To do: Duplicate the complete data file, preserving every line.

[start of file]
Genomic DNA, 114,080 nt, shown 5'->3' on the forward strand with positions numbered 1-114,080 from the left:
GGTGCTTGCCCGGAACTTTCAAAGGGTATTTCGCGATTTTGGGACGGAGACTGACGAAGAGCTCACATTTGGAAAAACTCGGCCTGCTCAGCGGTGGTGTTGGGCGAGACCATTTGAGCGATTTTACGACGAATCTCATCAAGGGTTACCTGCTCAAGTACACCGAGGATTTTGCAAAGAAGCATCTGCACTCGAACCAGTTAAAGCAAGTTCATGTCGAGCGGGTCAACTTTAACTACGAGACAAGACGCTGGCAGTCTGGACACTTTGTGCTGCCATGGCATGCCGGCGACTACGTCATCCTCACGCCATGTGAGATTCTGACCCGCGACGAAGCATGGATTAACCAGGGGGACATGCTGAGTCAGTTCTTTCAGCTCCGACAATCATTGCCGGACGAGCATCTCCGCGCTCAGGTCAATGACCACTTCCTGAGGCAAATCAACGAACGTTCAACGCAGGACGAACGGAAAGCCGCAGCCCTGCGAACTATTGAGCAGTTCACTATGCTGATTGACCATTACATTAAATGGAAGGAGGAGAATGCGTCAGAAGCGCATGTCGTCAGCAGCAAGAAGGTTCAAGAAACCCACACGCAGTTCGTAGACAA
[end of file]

Genomic DNA, 114,080 nt, shown 5'->3' on the forward strand with positions numbered 1-114,080 from the left:
GGTGCTTGCCCGGAACTTTCAAAGGGTATTTCGCGATTTTGGGACGGAGACTGACGAAGAGCTCACATTTGGAAAAACTCGGCCTGCTCAGCGGTGGTGTTGGGCGAGACCATTTGAGCGATTTTACGACGAATCTCATCAAGGGTTACCTGCTCAAGTACACCGAGGATTTTGCAAAGAAGCATCTGCACTCGAACCAGTTAAAGCAAGTTCATGTCGAGCGGGTCAACTTTAACTACGAGACAAGACGCTGGCAGTCTGGACACTTTGTGCTGCCATGGCATGCCGGCGACTACGTCATCCTCACGCCATGTGAGATTCTGACCCGCGACGAAGCATGGATTAACCAGGGGGACATGCTGAGTCAGTTCTTTCAGCTCCGACAATCATTGCCGGACGAGCATCTCCGCGCTCAGGTCAATGACCACTTCCTGAGGCAAATCAACGAACGTTCAACGCAGGACGAACGGAAAGCCGCAGCCCTGCGAACTATTGAGCAGTTCACTATGCTGATTGACCATTACATTAAATGGAAGGAGGAGAATGCGTCAGAAGCGCATGTCGTCAGCAGCAAGAAGGTTCAAGAAACCCACACGCAGTTCGTAGACAA